Metta World Peace ejected for Flagrant Two elbow to James Harden’s head

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It was not calculated. It was intentional. It was excessive. And man, was it brutal.

In the second quarter of the Thunder’s game against Oklahoma City, Ron Artest/Metta World Peace drove for a dunk and slammed it home. He began to celebrate by pounding his head. James Harden wound up behind him. And then…

Good God.

So that’s going to be the end of the regular season for Ron Artest/Metta World Peace. The question now turns to two questions.

1. What is Harden’s condition? ESPN reported during its telecast that Harden passed all concussion tests and would play, but when he went to the floor, developed a headache and returned to the locker room. He will not return. If further tests reveal a concussion, that could impact Harden’s season significantly. Concussions are an injury we still are struggling to understand and the timing of symptoms is still nebulous.

2. How many games will Artest/MWP get for this? This opens up a Pandora’s Box of issues with regards to the play, Artest’s intent, and his past history. People will want to say that Artest’s history should not render as a factor here. That’s a nice thought, and impossible. It presents a disturbing event in a long history of events, regardless of his positive changes over the past four years. The suspension will almost certainly impact playoff games, it just depends on how many.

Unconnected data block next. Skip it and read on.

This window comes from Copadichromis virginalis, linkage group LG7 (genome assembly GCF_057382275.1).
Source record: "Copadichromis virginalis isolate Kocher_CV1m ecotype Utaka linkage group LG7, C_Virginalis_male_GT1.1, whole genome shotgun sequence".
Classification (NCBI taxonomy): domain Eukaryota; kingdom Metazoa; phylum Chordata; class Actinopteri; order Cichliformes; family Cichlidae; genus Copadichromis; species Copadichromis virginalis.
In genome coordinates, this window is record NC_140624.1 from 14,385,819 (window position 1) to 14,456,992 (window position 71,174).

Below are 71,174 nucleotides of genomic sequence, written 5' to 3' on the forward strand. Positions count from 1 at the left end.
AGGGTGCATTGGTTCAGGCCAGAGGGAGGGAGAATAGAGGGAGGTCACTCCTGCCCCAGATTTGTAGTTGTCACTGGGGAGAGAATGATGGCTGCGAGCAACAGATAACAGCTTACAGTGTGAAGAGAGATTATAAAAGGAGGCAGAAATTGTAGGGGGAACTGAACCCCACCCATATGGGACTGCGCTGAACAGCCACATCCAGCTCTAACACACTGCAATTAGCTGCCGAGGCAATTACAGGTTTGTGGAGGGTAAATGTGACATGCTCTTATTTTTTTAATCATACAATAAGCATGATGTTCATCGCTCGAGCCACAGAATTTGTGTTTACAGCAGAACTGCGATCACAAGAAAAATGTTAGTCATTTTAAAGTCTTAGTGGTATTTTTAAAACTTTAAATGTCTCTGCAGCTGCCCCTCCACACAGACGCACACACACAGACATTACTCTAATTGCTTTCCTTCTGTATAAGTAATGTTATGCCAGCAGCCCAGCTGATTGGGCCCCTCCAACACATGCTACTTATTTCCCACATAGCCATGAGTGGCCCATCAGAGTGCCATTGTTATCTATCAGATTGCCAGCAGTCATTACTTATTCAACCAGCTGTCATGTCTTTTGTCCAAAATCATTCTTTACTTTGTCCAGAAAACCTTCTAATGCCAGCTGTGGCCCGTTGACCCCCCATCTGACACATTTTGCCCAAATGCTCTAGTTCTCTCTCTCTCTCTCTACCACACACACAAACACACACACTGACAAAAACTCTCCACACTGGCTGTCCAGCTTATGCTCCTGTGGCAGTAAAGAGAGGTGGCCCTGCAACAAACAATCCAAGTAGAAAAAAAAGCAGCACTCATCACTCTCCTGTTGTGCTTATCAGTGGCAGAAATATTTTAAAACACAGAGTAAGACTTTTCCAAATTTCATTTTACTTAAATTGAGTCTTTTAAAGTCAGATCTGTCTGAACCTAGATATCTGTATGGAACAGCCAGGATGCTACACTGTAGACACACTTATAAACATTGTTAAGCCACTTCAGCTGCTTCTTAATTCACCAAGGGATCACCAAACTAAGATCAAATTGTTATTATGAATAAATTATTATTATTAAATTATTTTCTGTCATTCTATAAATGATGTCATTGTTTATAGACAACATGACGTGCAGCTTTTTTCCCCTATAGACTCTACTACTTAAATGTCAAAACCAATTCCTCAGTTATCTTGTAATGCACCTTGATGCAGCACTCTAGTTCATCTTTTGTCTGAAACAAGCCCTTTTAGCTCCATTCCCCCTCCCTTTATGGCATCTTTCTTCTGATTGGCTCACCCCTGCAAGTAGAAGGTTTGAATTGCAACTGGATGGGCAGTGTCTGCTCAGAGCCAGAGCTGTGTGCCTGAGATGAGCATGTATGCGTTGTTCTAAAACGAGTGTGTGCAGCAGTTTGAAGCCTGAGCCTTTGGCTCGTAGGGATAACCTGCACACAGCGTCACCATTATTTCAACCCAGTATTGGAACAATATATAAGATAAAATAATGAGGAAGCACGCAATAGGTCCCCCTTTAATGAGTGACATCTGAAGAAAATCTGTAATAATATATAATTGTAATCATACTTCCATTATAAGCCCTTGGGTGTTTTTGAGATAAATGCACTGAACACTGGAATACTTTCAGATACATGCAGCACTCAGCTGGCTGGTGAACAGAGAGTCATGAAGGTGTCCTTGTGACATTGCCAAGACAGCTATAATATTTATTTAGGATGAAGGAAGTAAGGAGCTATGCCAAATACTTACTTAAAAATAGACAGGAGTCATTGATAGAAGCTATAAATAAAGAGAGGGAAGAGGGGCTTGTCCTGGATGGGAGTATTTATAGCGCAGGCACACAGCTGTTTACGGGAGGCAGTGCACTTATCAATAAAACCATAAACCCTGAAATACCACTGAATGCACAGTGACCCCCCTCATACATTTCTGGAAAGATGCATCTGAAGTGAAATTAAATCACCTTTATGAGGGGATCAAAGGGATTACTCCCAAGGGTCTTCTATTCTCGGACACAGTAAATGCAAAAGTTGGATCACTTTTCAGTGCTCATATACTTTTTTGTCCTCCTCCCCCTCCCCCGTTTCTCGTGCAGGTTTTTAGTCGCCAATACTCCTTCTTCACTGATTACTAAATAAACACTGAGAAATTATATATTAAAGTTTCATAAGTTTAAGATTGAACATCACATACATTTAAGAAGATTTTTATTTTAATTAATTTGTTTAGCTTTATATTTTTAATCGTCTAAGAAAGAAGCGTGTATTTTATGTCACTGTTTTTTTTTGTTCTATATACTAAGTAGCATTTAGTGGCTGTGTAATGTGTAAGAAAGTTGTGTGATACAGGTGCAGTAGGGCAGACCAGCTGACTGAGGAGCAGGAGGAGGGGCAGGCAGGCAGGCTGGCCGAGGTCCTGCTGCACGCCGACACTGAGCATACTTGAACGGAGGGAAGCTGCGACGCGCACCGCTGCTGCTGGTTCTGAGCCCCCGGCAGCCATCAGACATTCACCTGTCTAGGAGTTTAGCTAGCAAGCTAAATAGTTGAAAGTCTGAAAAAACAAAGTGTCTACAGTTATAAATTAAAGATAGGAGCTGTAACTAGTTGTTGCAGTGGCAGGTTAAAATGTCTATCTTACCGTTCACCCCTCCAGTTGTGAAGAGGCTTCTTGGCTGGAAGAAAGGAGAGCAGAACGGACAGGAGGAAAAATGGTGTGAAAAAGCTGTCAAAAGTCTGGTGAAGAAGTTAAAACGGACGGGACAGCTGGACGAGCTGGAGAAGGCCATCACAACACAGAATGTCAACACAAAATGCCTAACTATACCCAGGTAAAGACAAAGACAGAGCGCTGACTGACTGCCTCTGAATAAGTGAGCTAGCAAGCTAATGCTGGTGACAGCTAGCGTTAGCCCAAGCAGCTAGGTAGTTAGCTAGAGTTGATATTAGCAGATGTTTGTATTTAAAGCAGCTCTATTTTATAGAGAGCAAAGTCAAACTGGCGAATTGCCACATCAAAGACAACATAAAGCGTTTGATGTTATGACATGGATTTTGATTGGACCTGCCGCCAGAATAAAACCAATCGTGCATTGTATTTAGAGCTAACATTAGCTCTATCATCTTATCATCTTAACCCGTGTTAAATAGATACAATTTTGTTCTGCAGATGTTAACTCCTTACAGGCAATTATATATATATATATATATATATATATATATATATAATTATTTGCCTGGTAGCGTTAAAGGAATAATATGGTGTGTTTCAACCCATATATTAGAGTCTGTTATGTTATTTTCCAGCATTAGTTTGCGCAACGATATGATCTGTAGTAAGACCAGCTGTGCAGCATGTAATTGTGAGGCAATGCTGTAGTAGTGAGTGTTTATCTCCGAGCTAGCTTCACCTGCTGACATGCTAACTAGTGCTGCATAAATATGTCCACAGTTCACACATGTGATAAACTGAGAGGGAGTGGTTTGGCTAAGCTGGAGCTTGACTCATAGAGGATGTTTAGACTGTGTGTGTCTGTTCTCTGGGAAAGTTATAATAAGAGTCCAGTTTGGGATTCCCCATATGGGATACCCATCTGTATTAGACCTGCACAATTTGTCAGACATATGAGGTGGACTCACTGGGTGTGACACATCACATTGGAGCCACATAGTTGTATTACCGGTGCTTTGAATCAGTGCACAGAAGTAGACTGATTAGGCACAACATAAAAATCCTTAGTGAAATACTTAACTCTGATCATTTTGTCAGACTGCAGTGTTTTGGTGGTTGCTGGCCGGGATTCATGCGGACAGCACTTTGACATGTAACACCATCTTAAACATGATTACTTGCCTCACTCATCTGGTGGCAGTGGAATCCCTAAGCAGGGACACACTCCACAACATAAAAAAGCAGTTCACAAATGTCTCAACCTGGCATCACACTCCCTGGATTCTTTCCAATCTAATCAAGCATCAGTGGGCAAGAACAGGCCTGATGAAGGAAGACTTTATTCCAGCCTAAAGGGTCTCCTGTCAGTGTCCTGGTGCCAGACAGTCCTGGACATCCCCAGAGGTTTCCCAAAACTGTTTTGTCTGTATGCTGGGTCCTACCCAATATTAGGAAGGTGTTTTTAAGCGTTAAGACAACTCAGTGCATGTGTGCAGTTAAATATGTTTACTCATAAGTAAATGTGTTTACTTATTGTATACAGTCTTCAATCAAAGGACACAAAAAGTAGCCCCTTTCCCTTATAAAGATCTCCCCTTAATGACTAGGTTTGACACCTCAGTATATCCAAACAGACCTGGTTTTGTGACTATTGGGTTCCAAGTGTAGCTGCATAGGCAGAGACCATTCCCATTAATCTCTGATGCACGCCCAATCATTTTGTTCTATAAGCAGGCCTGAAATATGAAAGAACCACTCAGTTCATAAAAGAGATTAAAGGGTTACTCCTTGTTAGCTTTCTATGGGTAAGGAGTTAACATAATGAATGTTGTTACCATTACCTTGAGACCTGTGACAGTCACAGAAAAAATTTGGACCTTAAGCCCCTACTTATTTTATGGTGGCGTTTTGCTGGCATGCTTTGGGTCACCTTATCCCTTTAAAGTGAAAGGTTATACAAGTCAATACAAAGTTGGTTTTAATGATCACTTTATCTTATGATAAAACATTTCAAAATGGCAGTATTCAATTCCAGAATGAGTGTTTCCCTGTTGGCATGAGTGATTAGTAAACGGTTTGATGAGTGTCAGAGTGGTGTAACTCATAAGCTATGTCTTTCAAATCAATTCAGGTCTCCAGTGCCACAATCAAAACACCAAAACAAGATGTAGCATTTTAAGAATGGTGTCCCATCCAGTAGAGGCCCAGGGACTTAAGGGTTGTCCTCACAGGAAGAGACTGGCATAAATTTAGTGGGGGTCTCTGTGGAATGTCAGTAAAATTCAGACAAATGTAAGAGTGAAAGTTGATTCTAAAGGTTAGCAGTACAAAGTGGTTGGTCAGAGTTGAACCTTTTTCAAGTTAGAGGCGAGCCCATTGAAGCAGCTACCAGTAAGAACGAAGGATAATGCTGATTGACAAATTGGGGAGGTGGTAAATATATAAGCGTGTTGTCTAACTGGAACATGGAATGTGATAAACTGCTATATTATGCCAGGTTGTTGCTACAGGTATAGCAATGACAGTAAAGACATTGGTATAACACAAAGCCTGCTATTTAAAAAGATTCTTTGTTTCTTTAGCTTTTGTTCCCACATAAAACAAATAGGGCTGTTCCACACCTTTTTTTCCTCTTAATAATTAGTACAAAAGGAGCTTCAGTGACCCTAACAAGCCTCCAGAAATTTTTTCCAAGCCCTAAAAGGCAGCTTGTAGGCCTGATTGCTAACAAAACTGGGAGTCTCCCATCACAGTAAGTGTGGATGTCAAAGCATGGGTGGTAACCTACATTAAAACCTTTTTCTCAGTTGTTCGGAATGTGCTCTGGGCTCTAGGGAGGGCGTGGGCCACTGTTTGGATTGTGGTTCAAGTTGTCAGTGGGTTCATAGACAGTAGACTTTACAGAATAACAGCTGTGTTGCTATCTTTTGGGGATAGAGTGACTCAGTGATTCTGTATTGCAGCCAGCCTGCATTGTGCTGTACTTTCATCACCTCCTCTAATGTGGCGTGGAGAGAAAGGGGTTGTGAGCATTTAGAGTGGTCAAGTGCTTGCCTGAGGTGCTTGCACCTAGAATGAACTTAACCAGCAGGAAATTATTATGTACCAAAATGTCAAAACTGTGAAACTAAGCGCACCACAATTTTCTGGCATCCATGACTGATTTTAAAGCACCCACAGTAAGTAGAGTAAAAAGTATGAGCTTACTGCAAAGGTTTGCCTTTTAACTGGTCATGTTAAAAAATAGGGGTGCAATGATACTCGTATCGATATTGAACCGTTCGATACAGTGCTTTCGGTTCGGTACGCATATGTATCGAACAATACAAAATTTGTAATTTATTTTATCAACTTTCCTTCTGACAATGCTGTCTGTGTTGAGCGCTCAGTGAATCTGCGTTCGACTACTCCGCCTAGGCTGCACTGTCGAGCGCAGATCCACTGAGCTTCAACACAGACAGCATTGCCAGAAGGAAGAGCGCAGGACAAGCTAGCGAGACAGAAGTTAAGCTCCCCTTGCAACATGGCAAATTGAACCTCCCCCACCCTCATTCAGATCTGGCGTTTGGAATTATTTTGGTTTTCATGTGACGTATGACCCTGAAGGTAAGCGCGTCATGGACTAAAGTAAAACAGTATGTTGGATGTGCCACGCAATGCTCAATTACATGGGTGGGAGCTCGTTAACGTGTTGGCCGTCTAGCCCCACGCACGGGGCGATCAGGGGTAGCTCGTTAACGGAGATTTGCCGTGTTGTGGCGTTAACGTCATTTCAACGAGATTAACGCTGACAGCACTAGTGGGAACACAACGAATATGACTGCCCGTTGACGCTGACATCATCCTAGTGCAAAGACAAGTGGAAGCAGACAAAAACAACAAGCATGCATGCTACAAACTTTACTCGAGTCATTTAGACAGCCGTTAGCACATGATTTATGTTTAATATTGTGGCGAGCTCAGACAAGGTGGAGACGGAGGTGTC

The league is likely to render a decision in the next 24 hours.

That’s a play that simply cannot be allowed. “The Punch” on Rudy Tomjanovich by Kermit Washington was an intentional punch but the devastating effects were the result of a bad combination of physics and circumstance. That’s why the league has to protect its players the way it does. And that’s why you’ll see the league respond as it will. This isn’t about the spirit of the game. This is about real-life injuries that can potentially impact lives. Thankfully Harden doesn’t seem to have suffered any long-term, permanent damage.

But this has just become the biggest story in the NBA for all the worst reasons.

(HT: EOB)

PBT Extra: How big a threat are Pelicans to Warriors?

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Anthony Davis, Jrue Holiday and the New Orleans Pelicans were the surprise of the first round of the NBA playoffs. We knew they were good, but they looked dominant on both ends sweeping the three-seed Portland Trail Blazers right out of the postseason (and into a somber period of reflection).

New Orleans looked like the best team in the West in the first round and now they take all that momentum to Golden State where… let’s not get ahead of ourselves.

In this PBT Extra I discuss how the Pelicans have found an identity, but the matchups against Warriors are dramatically more challenging than what they saw in Portland. And that’s before Stephen Curry returns to the fold.

The Pelicans are a great story, but the pecking order in the West is real for good reason.

Nuggets’ Mason Plumlee undergoes surgery to fix core-muscle injury

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DENVER — Denver Nuggets center Mason Plumlee underwent surgery to fix a core-muscle injury.

The team said Plumlee had the procedure performed Thursday morning by Dr. William Meyers in Philadelphia.